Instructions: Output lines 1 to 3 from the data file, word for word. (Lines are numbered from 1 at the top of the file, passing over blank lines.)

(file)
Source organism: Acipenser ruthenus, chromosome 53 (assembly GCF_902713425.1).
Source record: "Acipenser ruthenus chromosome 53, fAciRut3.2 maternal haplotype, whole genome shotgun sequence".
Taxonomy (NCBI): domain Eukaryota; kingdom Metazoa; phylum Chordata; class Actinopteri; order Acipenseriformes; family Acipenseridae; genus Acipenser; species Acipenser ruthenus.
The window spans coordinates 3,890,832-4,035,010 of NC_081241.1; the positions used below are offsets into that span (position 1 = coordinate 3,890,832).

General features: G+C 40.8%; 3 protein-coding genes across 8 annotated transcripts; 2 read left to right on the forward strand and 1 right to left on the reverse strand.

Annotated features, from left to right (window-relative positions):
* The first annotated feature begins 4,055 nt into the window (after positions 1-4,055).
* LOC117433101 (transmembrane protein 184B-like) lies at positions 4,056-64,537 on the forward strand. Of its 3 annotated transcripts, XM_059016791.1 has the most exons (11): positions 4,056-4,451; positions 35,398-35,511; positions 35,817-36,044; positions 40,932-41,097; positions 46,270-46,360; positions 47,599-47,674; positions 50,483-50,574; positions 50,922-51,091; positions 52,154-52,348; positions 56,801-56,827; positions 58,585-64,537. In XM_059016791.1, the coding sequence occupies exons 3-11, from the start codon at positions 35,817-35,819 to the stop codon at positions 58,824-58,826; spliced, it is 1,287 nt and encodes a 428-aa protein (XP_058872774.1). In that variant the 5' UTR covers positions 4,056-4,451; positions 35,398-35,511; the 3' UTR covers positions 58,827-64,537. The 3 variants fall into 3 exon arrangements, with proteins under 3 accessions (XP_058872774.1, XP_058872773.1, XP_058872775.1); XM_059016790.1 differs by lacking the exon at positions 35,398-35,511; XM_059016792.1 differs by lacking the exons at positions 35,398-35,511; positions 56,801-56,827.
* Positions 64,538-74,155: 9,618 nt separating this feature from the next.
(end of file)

Source organism: Acipenser ruthenus, chromosome 53 (assembly GCF_902713425.1).
Source record: "Acipenser ruthenus chromosome 53, fAciRut3.2 maternal haplotype, whole genome shotgun sequence".
Taxonomy (NCBI): domain Eukaryota; kingdom Metazoa; phylum Chordata; class Actinopteri; order Acipenseriformes; family Acipenseridae; genus Acipenser; species Acipenser ruthenus.